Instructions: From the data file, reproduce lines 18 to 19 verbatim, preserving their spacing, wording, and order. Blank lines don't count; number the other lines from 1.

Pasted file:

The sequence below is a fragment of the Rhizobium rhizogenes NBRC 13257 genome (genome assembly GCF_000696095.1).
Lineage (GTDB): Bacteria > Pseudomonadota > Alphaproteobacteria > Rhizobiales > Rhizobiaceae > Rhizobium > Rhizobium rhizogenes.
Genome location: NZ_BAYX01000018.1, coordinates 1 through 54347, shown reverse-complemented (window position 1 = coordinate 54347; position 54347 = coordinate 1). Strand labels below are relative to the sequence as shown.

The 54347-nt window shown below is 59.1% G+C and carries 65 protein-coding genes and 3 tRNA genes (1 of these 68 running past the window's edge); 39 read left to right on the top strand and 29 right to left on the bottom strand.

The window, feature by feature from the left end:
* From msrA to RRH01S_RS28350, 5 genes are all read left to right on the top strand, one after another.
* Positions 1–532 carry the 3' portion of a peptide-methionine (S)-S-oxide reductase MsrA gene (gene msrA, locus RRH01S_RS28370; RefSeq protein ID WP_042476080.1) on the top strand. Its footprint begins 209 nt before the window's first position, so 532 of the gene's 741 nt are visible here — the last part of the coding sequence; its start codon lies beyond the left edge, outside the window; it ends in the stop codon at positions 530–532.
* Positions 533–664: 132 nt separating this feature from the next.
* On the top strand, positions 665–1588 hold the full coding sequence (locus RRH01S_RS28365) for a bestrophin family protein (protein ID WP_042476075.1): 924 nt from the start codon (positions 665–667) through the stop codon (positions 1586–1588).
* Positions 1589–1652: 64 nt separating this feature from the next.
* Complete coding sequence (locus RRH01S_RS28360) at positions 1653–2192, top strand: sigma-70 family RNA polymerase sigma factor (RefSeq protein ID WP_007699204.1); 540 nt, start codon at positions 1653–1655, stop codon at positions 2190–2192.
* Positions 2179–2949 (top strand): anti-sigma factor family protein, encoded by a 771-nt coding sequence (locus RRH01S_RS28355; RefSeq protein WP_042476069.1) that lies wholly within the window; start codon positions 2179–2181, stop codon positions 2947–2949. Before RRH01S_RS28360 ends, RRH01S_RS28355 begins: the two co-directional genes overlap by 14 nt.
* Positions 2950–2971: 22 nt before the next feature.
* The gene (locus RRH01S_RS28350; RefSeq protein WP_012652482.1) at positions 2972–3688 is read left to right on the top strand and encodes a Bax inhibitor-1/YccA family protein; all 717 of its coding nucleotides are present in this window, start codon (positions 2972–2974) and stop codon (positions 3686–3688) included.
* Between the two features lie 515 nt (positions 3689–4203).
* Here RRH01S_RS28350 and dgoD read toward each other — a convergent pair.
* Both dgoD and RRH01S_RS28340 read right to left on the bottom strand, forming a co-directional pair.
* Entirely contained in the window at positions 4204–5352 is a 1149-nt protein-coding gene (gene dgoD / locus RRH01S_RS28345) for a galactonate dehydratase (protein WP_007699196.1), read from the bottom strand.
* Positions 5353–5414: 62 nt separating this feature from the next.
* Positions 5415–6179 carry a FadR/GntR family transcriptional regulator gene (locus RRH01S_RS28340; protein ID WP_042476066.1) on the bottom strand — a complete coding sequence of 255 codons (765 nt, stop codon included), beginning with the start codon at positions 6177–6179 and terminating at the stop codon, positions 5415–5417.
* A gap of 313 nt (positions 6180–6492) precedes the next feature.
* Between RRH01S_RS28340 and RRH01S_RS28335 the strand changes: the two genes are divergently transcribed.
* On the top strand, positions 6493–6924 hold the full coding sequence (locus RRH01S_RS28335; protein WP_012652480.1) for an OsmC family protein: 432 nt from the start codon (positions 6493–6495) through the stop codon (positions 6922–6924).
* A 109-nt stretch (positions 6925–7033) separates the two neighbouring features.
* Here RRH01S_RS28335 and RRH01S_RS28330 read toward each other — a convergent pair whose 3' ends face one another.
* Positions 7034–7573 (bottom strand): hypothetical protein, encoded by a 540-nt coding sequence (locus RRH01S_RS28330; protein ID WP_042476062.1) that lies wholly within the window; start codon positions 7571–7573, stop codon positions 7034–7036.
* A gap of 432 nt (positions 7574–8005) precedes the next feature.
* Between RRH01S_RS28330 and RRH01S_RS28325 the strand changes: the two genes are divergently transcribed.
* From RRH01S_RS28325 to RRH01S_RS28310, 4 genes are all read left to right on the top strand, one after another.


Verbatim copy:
* Entirely contained in the window at positions 4204–5352 is a 1149-nt protein-coding gene (gene dgoD / locus RRH01S_RS28345) for a galactonate dehydratase (protein WP_007699196.1), read from the bottom strand.
* Positions 5353–5414: 62 nt separating this feature from the next.